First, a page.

The combination of stock options and dividends make for interesting opportunities almost every week. A lot depends on timing the ex-dividend date and option expiration date in combination with the dividend amount. When the alignment is correct, it's possible to get an (almost) free ride.
The reason why we can often buy high delta (option price moves close to same amount as the stock) options is because options are priced in part based on dividends paid by the underlying stock.
Linear Technology Corporation (LLTC), together with its subsidiaries, designs, manufactures and markets various analog integrated circuits worldwide. The company was founded in 1981 and is based in Milpitas, California.
Dividend Amount: $0.25
Ex-Dividend Date: April-30-2012
If I look at buying Linear call options, we quickly find I may not get a totally free ride, but it comes darn close. Linear traded near the close at $32.71 a share while at the same time the May $30 strike options traded with a bid to ask mid-price of $2.725 and asking price of $2.80. Linear trades ex-dividend on May 16th so even though the options don't expire until two days later on the 18th I will likely want to close out on May 15th. Even at $2.80 a call I am only paying $0.09 for over two weeks of exposure. If I believe Linear Technology will move higher in price in front of the upcoming dividend I can buy the stock or buy a $30 strike price option and pay $0.09 for time premium, but I also have lowered my downside risk. Instead of risking $32.71 a share, I now have a total of $2.80 at risk.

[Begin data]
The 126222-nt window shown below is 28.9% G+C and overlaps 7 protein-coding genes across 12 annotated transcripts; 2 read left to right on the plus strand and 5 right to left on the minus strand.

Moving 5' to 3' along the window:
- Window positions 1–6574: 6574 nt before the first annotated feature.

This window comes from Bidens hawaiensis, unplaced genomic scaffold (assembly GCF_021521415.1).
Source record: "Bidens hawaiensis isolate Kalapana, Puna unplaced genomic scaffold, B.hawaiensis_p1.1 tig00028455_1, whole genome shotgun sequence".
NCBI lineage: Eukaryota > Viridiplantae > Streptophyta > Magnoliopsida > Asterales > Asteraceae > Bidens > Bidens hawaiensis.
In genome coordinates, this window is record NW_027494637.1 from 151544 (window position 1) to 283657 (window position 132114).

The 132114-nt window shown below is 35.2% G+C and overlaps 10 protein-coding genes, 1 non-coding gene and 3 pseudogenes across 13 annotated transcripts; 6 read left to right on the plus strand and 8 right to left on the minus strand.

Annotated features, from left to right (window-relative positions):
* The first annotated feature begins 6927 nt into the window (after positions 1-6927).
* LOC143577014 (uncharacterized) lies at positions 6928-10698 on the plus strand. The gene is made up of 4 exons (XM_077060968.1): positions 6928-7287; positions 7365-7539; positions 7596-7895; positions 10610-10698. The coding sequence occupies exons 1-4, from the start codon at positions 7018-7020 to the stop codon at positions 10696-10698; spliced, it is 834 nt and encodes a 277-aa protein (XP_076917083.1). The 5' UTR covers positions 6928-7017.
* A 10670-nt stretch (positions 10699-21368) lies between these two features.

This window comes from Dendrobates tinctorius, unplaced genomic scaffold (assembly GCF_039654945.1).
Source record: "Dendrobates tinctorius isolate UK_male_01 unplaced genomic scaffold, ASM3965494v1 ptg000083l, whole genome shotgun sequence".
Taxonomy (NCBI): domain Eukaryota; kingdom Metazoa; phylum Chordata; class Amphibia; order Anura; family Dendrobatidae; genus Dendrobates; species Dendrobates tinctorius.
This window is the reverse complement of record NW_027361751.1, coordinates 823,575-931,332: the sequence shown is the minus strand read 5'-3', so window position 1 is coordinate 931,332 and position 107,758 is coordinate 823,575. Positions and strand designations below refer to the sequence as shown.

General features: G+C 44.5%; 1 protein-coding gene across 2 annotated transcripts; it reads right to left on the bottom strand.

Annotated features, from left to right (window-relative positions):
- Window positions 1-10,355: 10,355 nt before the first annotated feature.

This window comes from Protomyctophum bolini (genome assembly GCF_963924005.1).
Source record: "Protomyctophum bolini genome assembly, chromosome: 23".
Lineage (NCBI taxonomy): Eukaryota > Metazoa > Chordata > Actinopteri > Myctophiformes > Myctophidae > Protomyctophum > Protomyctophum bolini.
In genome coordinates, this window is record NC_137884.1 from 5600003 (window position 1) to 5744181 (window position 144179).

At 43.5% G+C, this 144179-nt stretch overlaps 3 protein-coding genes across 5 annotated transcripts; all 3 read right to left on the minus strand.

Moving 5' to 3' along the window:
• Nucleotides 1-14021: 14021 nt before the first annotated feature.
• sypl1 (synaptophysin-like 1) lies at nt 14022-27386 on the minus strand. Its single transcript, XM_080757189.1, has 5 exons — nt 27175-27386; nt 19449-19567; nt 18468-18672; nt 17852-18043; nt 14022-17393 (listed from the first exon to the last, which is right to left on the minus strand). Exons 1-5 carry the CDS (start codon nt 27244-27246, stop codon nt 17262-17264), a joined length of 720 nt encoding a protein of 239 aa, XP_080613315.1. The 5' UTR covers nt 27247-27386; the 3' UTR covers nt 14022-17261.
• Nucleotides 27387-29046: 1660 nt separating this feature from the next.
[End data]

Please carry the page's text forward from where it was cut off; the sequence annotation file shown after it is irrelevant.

I can also sell the $32 strike May call option for about $1 each. This option has a time premium of $0.29 and by adding a spread to my option trade I completely erase the time premium cost, lower my total risk from $2.80 down to $1.80, but lower my upside potential as well. With a spread the most I can make is about $0.45 ($0.25 dividend and $0.20 spread premium), with an expected gain of $0.20 if Linear stays above $32 into the close of the day before trading ex-dividend.
Depending on my objectives, I can position for straight application with buying the stock, "renting" the stock by buying the $30 strike May call option or seek out a safer, but less profitable method of using an option spread.
The other way to possibly profit from Linear is to buy shares in Linear Technology and also sell May $32 strike call options for a covered call position for about $1 each based on shares trading for $32.71.
If the calls get exercised before expiration day I make $0.29 and if not I receive in addition to the premium of $0.29 a dividend of $0.25 for a total gain of $0.54 as long as Linear is trading at or above $32 at the closing of expiration day.
I use a proprietary blend of technical analysis, financial crowd behavior and fundamentals in my short-term trades, and while not totally the same in longer swing trades to investments, the concepts used are similar. You may want to use this article as a starting point of your own research with your financial planner.